Data mining the impact of blood metabolites on risk of disease

PhD project (3/4 yr research project leading to independent research at the doctorate level)

Dr Tom Gaunt, Dr Louise Millard

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Blood metabolites are associated with a range of phenotypes and disease outcomes [cites]. A number of studies have also explored the causal role of specific metabolites on disease outcomes such as coronary heart disease using Mendelian randomization [cites]. However, both new data and novel methods now enable us to explore the causal role of metabolites across an extensive range of phenotypes and disease outcomes, gaining new insights into their funcitonal role in health.

The UK Biobank [1] offers a wealth of genetic and phenotypic data, enabling a wide range of epidemiological hypotheses to be explored. In parallel to this we have implemented a novel pipeline that applies Mendelian randomization [2] across a wide range of UK Biobank disease outcomes to estimate the causal effects of any heritable trait.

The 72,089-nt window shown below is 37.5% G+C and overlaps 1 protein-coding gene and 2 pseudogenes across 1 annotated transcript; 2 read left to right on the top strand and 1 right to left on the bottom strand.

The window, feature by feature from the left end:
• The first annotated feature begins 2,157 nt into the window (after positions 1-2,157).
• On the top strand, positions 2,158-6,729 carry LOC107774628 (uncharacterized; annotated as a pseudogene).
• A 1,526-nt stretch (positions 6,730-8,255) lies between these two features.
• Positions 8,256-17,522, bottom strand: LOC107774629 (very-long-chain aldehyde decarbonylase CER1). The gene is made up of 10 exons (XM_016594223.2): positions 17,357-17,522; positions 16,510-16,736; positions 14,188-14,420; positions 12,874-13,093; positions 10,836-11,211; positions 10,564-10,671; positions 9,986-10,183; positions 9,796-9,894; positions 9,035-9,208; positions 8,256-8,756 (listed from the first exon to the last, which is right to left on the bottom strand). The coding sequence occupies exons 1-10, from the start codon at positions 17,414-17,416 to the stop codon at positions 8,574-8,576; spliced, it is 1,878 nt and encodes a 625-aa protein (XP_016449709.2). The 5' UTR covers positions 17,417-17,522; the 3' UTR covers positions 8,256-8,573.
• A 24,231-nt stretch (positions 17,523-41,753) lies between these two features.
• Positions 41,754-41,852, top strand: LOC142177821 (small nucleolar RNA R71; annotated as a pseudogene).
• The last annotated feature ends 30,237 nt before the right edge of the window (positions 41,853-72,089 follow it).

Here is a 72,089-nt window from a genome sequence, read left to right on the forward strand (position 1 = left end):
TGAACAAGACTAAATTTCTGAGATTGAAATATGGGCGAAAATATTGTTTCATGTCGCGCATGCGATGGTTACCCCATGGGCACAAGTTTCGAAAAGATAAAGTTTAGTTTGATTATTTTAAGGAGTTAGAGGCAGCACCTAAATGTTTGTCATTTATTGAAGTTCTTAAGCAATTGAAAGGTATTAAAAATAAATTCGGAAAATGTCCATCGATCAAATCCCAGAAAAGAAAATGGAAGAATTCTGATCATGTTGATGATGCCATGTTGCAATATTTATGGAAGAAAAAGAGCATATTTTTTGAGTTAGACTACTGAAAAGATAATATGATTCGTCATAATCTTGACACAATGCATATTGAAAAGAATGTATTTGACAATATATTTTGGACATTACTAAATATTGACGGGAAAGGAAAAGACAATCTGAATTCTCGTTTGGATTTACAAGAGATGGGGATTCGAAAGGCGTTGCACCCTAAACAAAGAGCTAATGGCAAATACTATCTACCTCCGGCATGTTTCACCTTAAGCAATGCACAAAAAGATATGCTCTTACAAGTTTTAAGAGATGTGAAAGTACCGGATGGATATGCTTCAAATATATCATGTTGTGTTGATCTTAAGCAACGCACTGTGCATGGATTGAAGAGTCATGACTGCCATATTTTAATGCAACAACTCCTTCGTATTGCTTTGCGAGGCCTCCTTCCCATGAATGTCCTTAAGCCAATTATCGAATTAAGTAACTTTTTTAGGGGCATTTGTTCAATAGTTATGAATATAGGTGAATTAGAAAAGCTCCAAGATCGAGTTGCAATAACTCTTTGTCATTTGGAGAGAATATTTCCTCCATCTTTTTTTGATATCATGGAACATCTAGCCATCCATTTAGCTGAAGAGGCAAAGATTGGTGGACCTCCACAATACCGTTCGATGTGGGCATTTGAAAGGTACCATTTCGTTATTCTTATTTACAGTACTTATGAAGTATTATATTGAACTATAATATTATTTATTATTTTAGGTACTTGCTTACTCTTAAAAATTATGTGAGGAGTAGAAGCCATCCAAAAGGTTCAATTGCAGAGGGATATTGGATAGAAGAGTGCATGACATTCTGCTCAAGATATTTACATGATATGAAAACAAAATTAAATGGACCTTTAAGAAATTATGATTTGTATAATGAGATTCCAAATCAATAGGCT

Aims & objectives

The aim of the project is to explore the causal role of the blood metabolome on risk of a range of diseases. You will apply existing methods and develop new approaches to dissect the complex relationships between metabolites and a range of disease outcomes.


This data mining project will be primarily computational, and will enable you to develop skills in programming, statistics and epidemiology. Methods include:
- Generate weighted allele scores for metabolites using data from all published metabolite GWAS and implement these in UK Biobank
- Perform two-sample Mendelian randomization to identify the network of causal relationships between metabolites and a wide range of phenotypes and diseases using UK Biobank
- Develop statistical and bioinformatic approaches to resolving correlated effects amongst correlated metabolites
- Construct a network of causal relationships between metabolites and disease outcomes


[1] UK Biobank
[2] Millard LA, Davies NM, Timpson NJ, Tilling K, Flach PA, Davey Smith G. MR-PheWAS: hypothesis prioritization among potential causal effects of body mass index on many outcomes, using Mendelian randomization. Sci Rep. 2015 Nov 16;5:16645.

Created on Nov. 8, 2016, 8:55 p.m.